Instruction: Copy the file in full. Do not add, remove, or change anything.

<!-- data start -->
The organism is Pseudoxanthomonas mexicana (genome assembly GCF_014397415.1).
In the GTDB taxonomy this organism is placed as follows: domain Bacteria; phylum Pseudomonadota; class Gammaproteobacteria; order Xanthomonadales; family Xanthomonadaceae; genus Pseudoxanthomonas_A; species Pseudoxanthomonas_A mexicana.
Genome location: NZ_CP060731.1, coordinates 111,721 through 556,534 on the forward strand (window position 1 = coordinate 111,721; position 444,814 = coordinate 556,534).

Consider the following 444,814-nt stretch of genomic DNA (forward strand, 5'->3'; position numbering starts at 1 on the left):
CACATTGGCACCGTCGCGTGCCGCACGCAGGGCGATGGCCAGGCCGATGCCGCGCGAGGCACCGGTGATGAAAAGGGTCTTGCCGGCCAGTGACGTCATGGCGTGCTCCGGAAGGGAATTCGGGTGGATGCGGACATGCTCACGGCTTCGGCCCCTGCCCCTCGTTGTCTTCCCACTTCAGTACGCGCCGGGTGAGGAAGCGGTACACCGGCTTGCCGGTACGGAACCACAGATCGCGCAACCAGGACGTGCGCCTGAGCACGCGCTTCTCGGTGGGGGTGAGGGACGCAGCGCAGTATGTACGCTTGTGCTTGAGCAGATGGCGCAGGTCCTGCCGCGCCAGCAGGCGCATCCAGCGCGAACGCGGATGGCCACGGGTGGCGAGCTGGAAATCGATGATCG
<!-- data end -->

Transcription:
The organism is Pseudoxanthomonas mexicana (genome assembly GCF_014397415.1).
In the GTDB taxonomy this organism is placed as follows: domain Bacteria; phylum Pseudomonadota; class Gammaproteobacteria; order Xanthomonadales; family Xanthomonadaceae; genus Pseudoxanthomonas_A; species Pseudoxanthomonas_A mexicana.
Genome location: NZ_CP060731.1, coordinates 111,721 through 556,534 on the forward strand (window position 1 = coordinate 111,721; position 444,814 = coordinate 556,534).

Consider the following 444,814-nt stretch of genomic DNA (forward strand, 5'->3'; position numbering starts at 1 on the left):
CACATTGGCACCGTCGCGTGCCGCACGCAGGGCGATGGCCAGGCCGATGCCGCGCGAGGCACCGGTGATGAAAAGGGTCTTGCCGGCCAGTGACGTCATGGCGTGCTCCGGAAGGGAATTCGGGTGGATGCGGACATGCTCACGGCTTCGGCCCCTGCCCCTCGTTGTCTTCCCACTTCAGTACGCGCCGGGTGAGGAAGCGGTACACCGGCTTGCCGGTACGGAACCACAGATCGCGCAACCAGGACGTGCGCCTGAGCACGCGCTTCTCGGTGGGGGTGAGGGACGCAGCGCAGTATGTACGCTTGTGCTTGAGCAGATGGCGCAGGTCCTGCCGCGCCAGCAGGCGCATCCAGCGCGAACGCGGATGGCCACGGGTGGCGAGCTGGAAATCGATGATCG